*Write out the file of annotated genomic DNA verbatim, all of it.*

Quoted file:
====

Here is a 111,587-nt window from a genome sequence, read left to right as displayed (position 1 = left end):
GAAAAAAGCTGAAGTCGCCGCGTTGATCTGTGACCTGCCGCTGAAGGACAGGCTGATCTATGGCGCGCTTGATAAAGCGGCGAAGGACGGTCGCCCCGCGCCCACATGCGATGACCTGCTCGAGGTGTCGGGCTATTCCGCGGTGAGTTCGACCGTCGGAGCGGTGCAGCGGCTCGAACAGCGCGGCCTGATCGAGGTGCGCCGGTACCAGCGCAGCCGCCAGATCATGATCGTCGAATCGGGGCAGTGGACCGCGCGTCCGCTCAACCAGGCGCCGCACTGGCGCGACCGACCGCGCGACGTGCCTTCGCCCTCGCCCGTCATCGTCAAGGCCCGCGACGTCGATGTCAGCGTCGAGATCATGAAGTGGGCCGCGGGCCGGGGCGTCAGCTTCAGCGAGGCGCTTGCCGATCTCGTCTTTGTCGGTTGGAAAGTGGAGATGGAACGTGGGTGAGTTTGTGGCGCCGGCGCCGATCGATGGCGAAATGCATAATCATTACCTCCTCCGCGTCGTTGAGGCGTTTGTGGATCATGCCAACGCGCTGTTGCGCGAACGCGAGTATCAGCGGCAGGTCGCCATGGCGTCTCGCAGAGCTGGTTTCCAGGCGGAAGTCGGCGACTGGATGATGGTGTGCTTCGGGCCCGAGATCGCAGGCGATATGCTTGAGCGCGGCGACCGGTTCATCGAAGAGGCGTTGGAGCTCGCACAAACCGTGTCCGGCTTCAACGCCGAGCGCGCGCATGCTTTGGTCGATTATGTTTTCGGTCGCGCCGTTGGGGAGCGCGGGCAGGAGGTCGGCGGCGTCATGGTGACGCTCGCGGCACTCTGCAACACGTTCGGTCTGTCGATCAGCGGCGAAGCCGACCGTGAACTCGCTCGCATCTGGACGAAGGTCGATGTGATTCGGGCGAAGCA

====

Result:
Here is a 111,587-nt window from a genome sequence, read left to right as displayed (position 1 = left end):
GAAAAAAGCTGAAGTCGCCGCGTTGATCTGTGACCTGCCGCTGAAGGACAGGCTGATCTATGGCGCGCTTGATAAAGCGGCGAAGGACGGTCGCCCCGCGCCCACATGCGATGACCTGCTCGAGGTGTCGGGCTATTCCGCGGTGAGTTCGACCGTCGGAGCGGTGCAGCGGCTCGAACAGCGCGGCCTGATCGAGGTGCGCCGGTACCAGCGCAGCCGCCAGATCATGATCGTCGAATCGGGGCAGTGGACCGCGCGTCCGCTCAACCAGGCGCCGCACTGGCGCGACCGACCGCGCGACGTGCCTTCGCCCTCGCCCGTCATCGTCAAGGCCCGCGACGTCGATGTCAGCGTCGAGATCATGAAGTGGGCCGCGGGCCGGGGCGTCAGCTTCAGCGAGGCGCTTGCCGATCTCGTCTTTGTCGGTTGGAAAGTGGAGATGGAACGTGGGTGAGTTTGTGGCGCCGGCGCCGATCGATGGCGAAATGCATAATCATTACCTCCTCCGCGTCGTTGAGGCGTTTGTGGATCATGCCAACGCGCTGTTGCGCGAACGCGAGTATCAGCGGCAGGTCGCCATGGCGTCTCGCAGAGCTGGTTTCCAGGCGGAAGTCGGCGACTGGATGATGGTGTGCTTCGGGCCCGAGATCGCAGGCGATATGCTTGAGCGCGGCGACCGGTTCATCGAAGAGGCGTTGGAGCTCGCACAAACCGTGTCCGGCTTCAACGCCGAGCGCGCGCATGCTTTGGTCGATTATGTTTTCGGTCGCGCCGTTGGGGAGCGCGGGCAGGAGGTCGGCGGCGTCATGGTGACGCTCGCGGCACTCTGCAACACGTTCGGTCTGTCGATCAGCGGCGAAGCCGACCGTGAACTCGCTCGCATCTGGACGAAGGTCGATGTGATTCGGGCGAAGCA